Contributed from our loyal Donut Hunter, Anthony Mento, and recently featured on The Writers Almanac with Garrison Keillor, I'm honored to present to you a piece from the contemplative side of the donut world by Detroit poet, Michael Heffernan
The Art of Self-DefenseAnother day's stint in the free world
begins here in the donut shop. Standing in line
wondering how many cheese Danish and apple fritters
as well as donuts I should buy, while the creamy girls
in their summer dresses are licking their profiteroles,
I see myself as a boy in the summer of 1953
salting sliced tomatoes with my grandfather
in the white shirt he wore. The kitchen was big and sweet.
The breeze from the electric fan swung by us and away.
The oilcloth on the table was cool and slick.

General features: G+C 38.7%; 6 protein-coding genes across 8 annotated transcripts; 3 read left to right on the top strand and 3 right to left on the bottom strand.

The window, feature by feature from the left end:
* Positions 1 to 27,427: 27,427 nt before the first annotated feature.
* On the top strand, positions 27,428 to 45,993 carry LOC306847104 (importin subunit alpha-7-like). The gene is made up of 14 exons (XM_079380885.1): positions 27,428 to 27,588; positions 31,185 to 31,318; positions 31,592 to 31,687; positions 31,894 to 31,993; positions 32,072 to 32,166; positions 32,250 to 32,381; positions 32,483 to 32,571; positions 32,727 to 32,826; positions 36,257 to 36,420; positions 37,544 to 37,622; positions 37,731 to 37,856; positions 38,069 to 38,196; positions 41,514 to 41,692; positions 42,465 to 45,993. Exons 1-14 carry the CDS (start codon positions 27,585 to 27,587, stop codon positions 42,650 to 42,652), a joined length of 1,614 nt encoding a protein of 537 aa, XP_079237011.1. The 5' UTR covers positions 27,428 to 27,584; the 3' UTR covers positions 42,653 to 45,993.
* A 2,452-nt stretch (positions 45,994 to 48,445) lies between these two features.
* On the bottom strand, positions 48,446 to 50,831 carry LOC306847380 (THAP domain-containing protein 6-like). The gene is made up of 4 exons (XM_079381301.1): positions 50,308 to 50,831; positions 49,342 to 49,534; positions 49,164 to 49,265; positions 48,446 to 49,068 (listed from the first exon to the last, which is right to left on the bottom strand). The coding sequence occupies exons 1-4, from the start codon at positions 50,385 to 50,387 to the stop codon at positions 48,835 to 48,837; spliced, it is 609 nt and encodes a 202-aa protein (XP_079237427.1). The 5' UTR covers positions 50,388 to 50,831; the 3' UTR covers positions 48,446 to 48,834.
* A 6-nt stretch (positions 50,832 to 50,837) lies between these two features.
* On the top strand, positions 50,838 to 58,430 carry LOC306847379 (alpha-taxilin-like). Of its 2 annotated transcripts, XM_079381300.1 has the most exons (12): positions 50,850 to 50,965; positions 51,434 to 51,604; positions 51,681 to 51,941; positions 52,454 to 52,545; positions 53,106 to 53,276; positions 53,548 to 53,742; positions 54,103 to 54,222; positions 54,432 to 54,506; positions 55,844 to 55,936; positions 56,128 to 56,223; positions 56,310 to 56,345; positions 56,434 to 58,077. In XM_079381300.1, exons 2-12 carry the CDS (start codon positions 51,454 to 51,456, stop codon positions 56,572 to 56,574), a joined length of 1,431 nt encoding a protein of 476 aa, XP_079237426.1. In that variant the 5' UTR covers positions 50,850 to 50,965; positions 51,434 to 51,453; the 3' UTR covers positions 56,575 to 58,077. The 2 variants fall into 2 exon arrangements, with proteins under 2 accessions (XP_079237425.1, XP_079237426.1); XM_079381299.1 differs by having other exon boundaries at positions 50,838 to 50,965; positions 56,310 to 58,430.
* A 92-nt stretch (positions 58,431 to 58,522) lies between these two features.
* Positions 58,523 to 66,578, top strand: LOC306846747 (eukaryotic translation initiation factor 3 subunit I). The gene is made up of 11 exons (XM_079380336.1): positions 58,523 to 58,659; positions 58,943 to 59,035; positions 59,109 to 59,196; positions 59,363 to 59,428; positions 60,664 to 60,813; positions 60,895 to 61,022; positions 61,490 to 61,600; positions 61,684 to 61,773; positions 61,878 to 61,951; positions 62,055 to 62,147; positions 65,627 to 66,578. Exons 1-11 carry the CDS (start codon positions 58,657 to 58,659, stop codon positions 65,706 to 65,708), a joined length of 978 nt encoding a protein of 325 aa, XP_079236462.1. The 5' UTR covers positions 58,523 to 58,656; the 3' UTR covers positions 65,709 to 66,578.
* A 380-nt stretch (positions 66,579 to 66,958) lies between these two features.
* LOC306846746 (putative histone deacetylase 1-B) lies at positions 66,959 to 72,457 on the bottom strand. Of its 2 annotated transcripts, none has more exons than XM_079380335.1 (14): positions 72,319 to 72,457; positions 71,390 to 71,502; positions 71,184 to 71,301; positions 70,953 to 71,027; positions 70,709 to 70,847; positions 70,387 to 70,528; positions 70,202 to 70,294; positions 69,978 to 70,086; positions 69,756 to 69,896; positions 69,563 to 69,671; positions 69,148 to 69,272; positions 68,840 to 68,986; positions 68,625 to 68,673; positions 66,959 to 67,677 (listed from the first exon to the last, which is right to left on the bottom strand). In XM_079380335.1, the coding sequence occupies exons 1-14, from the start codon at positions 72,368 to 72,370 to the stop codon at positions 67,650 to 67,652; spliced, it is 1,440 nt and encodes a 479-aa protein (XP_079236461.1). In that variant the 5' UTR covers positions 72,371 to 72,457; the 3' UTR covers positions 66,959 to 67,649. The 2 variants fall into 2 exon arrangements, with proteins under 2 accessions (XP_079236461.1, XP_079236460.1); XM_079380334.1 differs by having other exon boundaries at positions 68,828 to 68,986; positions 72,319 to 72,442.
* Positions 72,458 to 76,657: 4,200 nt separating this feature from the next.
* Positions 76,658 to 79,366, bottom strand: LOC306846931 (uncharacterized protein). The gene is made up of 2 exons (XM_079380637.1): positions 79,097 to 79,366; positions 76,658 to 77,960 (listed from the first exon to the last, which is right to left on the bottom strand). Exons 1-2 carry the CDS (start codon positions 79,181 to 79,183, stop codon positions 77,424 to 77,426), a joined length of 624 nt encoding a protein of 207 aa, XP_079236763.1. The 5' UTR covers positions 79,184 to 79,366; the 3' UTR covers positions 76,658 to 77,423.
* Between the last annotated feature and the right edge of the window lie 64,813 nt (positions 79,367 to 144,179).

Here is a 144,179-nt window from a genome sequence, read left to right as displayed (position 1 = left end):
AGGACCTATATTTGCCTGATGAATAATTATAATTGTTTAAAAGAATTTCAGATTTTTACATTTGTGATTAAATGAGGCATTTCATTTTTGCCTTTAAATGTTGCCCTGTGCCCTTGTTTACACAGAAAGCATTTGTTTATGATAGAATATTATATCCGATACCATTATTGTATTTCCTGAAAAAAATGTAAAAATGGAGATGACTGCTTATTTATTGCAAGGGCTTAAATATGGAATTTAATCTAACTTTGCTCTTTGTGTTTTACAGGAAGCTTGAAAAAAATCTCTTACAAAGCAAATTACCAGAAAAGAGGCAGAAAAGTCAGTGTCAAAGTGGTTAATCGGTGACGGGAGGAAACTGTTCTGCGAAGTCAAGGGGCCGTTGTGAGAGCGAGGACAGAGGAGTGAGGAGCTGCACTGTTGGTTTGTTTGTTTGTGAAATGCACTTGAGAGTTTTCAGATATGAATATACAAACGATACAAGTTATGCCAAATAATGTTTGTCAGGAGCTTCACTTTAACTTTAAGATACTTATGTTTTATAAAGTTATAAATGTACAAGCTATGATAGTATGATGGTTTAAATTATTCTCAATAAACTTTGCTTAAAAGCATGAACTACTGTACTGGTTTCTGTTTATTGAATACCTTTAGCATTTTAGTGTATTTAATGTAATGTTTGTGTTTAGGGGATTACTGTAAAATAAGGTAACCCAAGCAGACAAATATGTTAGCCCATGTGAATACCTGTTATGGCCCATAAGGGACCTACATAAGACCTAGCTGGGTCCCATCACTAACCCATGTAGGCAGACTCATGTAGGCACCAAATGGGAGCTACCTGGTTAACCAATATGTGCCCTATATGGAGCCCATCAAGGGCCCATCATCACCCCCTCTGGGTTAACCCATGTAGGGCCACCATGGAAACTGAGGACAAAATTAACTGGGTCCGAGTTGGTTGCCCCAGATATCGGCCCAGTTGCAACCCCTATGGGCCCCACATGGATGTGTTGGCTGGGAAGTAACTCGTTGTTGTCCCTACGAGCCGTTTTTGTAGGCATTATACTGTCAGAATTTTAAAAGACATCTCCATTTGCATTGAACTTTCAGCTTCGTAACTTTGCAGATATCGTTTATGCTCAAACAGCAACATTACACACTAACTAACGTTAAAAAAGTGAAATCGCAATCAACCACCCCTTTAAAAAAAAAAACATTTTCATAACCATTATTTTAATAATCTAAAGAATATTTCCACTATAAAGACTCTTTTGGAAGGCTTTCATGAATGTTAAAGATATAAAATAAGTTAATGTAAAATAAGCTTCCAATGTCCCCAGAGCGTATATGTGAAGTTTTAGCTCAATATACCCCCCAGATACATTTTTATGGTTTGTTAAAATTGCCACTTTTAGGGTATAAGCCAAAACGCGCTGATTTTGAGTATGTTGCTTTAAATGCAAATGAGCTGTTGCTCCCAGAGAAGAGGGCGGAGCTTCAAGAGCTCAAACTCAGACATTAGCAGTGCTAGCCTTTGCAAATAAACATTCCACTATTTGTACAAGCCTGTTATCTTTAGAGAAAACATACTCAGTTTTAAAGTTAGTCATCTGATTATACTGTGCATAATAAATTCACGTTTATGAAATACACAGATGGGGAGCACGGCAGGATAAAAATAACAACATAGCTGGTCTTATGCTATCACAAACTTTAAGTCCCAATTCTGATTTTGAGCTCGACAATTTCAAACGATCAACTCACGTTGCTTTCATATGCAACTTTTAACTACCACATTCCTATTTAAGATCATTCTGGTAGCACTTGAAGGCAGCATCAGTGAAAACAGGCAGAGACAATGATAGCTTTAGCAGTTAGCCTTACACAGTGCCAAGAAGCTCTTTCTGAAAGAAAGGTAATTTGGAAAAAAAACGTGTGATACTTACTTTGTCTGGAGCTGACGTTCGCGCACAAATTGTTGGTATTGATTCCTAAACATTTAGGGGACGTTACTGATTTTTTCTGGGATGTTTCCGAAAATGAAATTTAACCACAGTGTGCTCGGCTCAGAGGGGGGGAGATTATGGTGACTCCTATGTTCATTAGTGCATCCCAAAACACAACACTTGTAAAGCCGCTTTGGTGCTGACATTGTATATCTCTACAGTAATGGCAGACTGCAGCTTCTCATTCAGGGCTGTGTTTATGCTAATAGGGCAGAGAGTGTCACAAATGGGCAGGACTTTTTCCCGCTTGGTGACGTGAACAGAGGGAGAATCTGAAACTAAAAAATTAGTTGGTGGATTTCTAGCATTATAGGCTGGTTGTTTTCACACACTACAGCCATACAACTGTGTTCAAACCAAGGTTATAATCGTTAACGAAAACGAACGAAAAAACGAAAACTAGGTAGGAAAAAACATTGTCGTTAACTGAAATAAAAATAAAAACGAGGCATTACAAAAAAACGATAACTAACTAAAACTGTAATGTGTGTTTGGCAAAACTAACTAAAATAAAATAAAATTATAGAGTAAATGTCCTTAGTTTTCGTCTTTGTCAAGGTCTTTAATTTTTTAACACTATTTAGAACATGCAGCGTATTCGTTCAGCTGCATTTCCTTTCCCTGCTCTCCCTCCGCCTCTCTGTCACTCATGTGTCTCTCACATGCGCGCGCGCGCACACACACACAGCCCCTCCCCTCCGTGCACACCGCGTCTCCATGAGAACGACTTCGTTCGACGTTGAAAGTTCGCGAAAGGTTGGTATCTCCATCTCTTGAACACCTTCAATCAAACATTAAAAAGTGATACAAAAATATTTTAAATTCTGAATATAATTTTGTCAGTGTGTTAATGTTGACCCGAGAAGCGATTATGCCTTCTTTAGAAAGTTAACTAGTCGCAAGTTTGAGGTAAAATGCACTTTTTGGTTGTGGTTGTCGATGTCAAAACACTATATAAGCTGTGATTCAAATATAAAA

The leaves of the tree of heaven dappled the sill.
In line in the donut shop is a man in a straw hat
between a woman in pigtails and a boy with large eyes.
Gramps was a boxer in his younger days, semiprofessional.
He watched the Wednesday night fights on our TV.
In his last autumn he taught me to box.
He set up punching bags in his basement.
He taped newspapers to the windows. He named me Spike.
He got me to shadowbox next to the coal bin.
He kept me at it hard till it felt like forever.
When the time came, he arranged a bout
with Mike Donnelly from down the street.
Mike struck the top of my head at once and down I came.
He helped me up from the floor and went home.
I was eleven. I wasn't fast or clever. This was the autumn
after the summer they fried the Rosenbergs.
Gramps walked me down to the corner to get the Free Press.
The photograph showed their bodies on the front page.
He tugged my hand and kept me from seeing it.
We mark these solitudes throughout our lives.
This is not simply about things as they are.
This is about donuts, profiteroles, and straw hats.
Things cannot be as they are in this country.